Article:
Dan, this is Matt. I don't have my line-utilization data with me this morning but we could follow-up with you. I would say, anecdotally, no meaningful increase in lines period-over-period, nothing significant that makes that up. We don't have a significantly size -- in the commercial space, we don't have a significant portfolio of unfunded lines so to speak or working capital facilities.

--------------------------------------------------------------------------------

Gary M. Small, United Community Financial Corp. - President, CEO & Director [27]

--------------------------------------------------------------------------------

Have a great idea, when we do our reviews, the C&I lines, it's not as if they're loading up under some stress level or so forth, in fact, it's more the opposite, can we get them to use it. The C&I clients are still sitting on a butt load of cash and using their money sparingly. And then, the lines that we have relative to the CRE business, there is a lot more volatility in those balance movements as projects complete and can ramp-up.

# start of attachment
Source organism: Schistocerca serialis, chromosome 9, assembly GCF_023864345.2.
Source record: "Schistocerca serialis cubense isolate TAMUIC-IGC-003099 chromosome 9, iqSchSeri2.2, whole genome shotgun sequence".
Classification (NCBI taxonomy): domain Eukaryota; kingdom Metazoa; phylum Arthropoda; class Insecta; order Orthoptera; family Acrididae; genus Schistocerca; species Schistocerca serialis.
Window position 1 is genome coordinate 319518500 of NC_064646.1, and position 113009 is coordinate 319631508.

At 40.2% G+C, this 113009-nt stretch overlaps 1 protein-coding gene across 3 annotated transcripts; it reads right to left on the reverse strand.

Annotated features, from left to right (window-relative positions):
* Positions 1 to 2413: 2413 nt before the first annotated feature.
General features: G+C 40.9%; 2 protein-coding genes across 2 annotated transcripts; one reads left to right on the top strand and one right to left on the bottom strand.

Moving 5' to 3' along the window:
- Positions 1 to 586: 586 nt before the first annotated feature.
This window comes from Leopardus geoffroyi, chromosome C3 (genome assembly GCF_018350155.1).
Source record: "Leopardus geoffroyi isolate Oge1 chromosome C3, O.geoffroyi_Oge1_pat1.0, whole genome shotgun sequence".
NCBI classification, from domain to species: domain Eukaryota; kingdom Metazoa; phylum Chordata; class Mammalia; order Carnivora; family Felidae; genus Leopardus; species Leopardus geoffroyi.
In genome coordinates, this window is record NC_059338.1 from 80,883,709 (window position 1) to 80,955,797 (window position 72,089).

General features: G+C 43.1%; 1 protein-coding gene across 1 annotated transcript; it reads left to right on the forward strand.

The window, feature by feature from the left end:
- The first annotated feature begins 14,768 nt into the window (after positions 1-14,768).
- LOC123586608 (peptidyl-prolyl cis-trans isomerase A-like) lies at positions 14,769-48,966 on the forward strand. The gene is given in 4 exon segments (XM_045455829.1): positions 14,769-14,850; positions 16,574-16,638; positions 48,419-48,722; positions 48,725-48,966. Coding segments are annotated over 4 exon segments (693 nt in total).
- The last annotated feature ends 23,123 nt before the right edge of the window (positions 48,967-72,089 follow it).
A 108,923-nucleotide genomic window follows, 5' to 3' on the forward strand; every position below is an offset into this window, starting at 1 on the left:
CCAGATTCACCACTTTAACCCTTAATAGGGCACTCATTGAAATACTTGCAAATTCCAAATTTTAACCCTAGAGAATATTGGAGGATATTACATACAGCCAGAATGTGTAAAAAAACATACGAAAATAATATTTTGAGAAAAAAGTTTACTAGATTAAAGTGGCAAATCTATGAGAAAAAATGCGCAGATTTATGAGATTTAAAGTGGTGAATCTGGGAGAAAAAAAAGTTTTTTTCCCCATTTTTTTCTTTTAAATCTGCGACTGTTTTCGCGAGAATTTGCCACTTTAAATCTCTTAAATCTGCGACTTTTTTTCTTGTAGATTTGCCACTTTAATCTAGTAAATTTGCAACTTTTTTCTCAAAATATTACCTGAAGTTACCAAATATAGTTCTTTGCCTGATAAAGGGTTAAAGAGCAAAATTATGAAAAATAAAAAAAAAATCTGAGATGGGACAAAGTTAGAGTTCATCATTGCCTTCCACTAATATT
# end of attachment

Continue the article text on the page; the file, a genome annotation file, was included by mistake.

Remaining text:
--------------------------------------------------------------------------------

Matthew T. Garrity, United Community Financial Corp. - Executive VP of Commercial Lending & Credit Administration and Director of Home Savings Bank [28]

--------------------------------------------------------------------------------

That's well said, Gary. I think the payoff activity that we'll see, Dan, that impacts our business is the planned payoff activity of CRE projects. They're finished and fully leased up and they're going off to the permanent market versus significant swings in line balances.

--------------------------------------------------------------------------------

Daniel Edward Cardenas, Raymond James & Associates, Inc., Research Division - Research Analyst [29]